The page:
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CHAPTER I.

TOPOGRAPHY OF ROME.

Campagna di Roma.—The district now known as the Campegno di Roma extends along the shore of the Mediterranean for sixty miles southward from the mouth of the Tiber, and inland as far as the first slopes of the Apennines, a distance of from twenty-five to thirty-five miles from the sea. This region presents a very peculiar aspect. In the immediate vicinity of the coast the land is low and swampy, and as we ascend the streams, the meadows which border their banks partake of the same character. But the remainder of the country is a vast expanse of table land, rolling in long swells, broken and furrowed by deep ravines and watercourses, the sides of which are frequently rocky and precipitous. The surface of the table land is, for the most part, perfectly dry, the general elevation above the level of the sea is seldom less than one hundred feet, while in the midst of the plain the bold, picturesque, isolated mass of the Alban hills (Mons Albanus) divides the Campagna proper from the deadly level of the Pomptine marshes (Paludes Pomptinae).

Site of Rome.The Seven Hills.—About eighteen miles from the mouth of the Tiber, the stream, whose course is south by west, makes a very sudden bend nearly due west; and, as it gradually sweeps back to its former direction, forms an acute angle, in which lies an alluvial meadow, containing upwards of three hundred English acres. This is the celebrated Campus Martius, and on this flat a great portion of the modern city has been built. The southern extremity of the Campus Martius was known by the name of the Prata Flaminia.

A steep bank rises abruptly from the edge of the Campus Martius, and then slopes gradually into the table land. This bank presents a very irregular and rugged outline towards the river, the continuous ridge being broken by numerous projecting bluffs, which jut out into the low ground, and, of these, the four which approach most nearly to the river, at the southern extremity of the Campus Martius, being cut off from the main ridge, and from each other, by intersecting hollows, stand as small isolated hills, with steep rocky escarpments. The smallest of the four, that which lies farthest to the north, is the Mons CAPITOLINUS ; next in size, to the

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south of the Capitoline, is the PALATIUM or MoNS PALATINUS; to the south of the Palatine, larger than either of the preceding, and almost touching the river, is the Mons AVENTINUS ; to the south-east of the Palatine, and separated both from it and from the Aventine by a deep hollow, is the Mons COELIUS, originally called, we are told, MoNS QUERQUETULANUS.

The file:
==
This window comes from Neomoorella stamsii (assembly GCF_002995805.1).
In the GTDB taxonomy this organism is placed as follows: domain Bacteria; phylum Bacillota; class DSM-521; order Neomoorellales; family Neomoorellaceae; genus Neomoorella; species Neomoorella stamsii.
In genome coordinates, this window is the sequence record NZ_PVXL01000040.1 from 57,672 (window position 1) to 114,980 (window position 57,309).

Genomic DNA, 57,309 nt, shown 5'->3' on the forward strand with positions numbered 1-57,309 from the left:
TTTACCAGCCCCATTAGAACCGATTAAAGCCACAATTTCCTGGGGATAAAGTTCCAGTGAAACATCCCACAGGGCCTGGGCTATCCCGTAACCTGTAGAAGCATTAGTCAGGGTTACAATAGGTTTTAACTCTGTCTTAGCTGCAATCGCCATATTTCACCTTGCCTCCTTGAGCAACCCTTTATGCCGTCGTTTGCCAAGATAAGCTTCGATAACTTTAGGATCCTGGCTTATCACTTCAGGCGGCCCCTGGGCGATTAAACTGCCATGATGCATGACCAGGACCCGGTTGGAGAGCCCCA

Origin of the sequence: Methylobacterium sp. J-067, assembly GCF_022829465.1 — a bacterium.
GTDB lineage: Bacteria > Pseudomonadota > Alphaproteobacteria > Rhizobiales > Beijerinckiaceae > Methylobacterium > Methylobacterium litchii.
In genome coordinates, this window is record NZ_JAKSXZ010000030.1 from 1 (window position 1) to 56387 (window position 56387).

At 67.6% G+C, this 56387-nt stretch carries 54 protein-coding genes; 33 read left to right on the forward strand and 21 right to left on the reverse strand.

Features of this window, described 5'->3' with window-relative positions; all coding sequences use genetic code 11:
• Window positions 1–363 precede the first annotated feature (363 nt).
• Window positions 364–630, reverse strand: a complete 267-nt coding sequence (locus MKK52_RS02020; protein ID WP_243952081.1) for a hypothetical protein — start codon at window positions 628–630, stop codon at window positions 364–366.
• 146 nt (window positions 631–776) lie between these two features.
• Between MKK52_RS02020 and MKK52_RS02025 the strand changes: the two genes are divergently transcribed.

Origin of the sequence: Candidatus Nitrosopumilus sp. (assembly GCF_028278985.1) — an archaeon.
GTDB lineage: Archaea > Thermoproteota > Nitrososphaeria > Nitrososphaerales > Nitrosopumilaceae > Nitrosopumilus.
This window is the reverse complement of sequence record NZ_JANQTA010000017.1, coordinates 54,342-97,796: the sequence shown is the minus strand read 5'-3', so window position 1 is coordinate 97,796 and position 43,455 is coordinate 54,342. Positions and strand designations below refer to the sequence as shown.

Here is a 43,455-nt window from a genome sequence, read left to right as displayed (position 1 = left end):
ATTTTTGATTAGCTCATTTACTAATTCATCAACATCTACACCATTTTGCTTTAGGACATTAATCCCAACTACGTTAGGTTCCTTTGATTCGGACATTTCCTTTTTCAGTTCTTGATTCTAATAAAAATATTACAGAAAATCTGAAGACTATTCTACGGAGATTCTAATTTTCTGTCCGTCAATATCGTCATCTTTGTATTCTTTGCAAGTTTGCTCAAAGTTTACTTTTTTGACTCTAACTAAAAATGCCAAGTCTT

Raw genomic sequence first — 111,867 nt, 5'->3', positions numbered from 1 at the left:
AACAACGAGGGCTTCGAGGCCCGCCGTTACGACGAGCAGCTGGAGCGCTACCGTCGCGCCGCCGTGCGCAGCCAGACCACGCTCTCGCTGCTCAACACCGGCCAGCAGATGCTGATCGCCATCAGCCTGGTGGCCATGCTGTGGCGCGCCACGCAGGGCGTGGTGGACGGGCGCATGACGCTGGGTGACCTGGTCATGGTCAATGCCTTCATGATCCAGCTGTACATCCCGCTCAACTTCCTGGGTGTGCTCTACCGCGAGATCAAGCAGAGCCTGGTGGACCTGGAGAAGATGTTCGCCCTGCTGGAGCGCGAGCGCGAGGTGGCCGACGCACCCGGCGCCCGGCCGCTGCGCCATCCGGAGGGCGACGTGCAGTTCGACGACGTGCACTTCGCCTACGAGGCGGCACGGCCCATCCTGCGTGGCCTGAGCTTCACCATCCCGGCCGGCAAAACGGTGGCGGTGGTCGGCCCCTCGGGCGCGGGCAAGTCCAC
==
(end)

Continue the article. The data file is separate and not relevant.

Another deep hollow to the north of the Coelian divides it from a long continuous ridge, which, on the east, slopes gradually into the Campagna, while on the west, or side next the river, it is broken into four tongues, separated from each other by narrow dells. These tongues, taken in succession, are, ESQUILIAE or Mons ESQUILINUS, which comprehends two projections, severally distinguished in ancient times as the Mons Oppius anil the Mons Cispius, names, however, which in the Augustan age were known to the learned only—beyond the Mons Cispius, the ('OLLIS VIMINALIS—beyond the Viminal, the COLLIS QUIRINALIS—beyond the Quirinal, the COLLIS HORTULORUM, called at a late period Mons Pincius.

The Mons Capitolinus, Mons Palatinus, Mons Aventinus, Mons Coelius, Mons Esquilinus, Collis Viminalis, Collis Quirinalis, are the far-famed Seven Hills of Rome. The Mons Capitolinus, the Mons Palatinus, the Mons Aventinus, and the Mons Coelius can alone be regarded as hills, in the ordinary acceptation of the term, the remainder being mere irregular projections in the table land which constitutes the Campagna. The broad slope of the Mons Oppius, towards the Palatine, was the Carinae; the low ridge which runs from the Palatine towards the Carinae was the Velia; the lower slope of the Palatine, towards the Capitoline and the Tiber, was the Cermalus or Germalus; one of the branches of the Coelian, whose outline on the eastern side is not very sharply defined, was the Coeliolus, or Minor Coelius.

The hills of Rome do not now present the same aspect which they bore during the earlier ages. Their summits have been levelled to adapt them for the foundations of edifices, their steep rocky sides have been sloped away to afford more easy access, and the enormous accumulation of rubbish around their bases has materially diminished their apparent elevation.

On the right bank of the Tiber, a long continuous ridge extends from the bend of the river, as far as the Aventine, this is the IANICULUM. To the north-west of the Janiculum is the Mons VATICANUS. The meadow between the Vatican and the Tiber was the Ager Vaticanus, and the slope between the Janiculum and the Tiber was designated the Regio Transtiberina.

The narrow valley between the Palatine and the Aventine was the Vallis Murcia: it was traversed by a small rivulet, the Aqua Crabra, and here was laid out the Circus Maximus, the great race

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